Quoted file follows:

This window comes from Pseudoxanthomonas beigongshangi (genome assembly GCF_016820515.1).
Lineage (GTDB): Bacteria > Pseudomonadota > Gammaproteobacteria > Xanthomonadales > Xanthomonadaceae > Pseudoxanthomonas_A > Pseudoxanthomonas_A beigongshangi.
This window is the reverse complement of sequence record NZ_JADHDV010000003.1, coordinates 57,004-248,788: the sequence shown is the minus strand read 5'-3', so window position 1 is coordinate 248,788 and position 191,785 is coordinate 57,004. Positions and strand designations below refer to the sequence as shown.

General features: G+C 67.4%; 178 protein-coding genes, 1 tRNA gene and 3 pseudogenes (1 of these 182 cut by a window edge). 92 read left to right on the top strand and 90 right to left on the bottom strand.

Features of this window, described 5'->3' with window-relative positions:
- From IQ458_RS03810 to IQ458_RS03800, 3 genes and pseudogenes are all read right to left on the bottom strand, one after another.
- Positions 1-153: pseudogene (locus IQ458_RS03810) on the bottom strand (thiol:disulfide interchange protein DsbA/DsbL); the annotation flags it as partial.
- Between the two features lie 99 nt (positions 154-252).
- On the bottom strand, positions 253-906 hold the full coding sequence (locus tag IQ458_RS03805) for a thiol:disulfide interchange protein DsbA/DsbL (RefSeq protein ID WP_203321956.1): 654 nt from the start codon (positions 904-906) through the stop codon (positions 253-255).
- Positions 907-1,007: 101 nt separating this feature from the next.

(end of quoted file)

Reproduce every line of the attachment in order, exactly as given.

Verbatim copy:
This window comes from Pseudoxanthomonas beigongshangi (genome assembly GCF_016820515.1).
Lineage (GTDB): Bacteria > Pseudomonadota > Gammaproteobacteria > Xanthomonadales > Xanthomonadaceae > Pseudoxanthomonas_A > Pseudoxanthomonas_A beigongshangi.
This window is the reverse complement of sequence record NZ_JADHDV010000003.1, coordinates 57,004-248,788: the sequence shown is the minus strand read 5'-3', so window position 1 is coordinate 248,788 and position 191,785 is coordinate 57,004. Positions and strand designations below refer to the sequence as shown.

General features: G+C 67.4%; 178 protein-coding genes, 1 tRNA gene and 3 pseudogenes (1 of these 182 cut by a window edge). 92 read left to right on the top strand and 90 right to left on the bottom strand.

Features of this window, described 5'->3' with window-relative positions:
- From IQ458_RS03810 to IQ458_RS03800, 3 genes and pseudogenes are all read right to left on the bottom strand, one after another.
- Positions 1-153: pseudogene (locus IQ458_RS03810) on the bottom strand (thiol:disulfide interchange protein DsbA/DsbL); the annotation flags it as partial.
- Between the two features lie 99 nt (positions 154-252).
- On the bottom strand, positions 253-906 hold the full coding sequence (locus tag IQ458_RS03805) for a thiol:disulfide interchange protein DsbA/DsbL (RefSeq protein ID WP_203321956.1): 654 nt from the start codon (positions 904-906) through the stop codon (positions 253-255).
- Positions 907-1,007: 101 nt separating this feature from the next.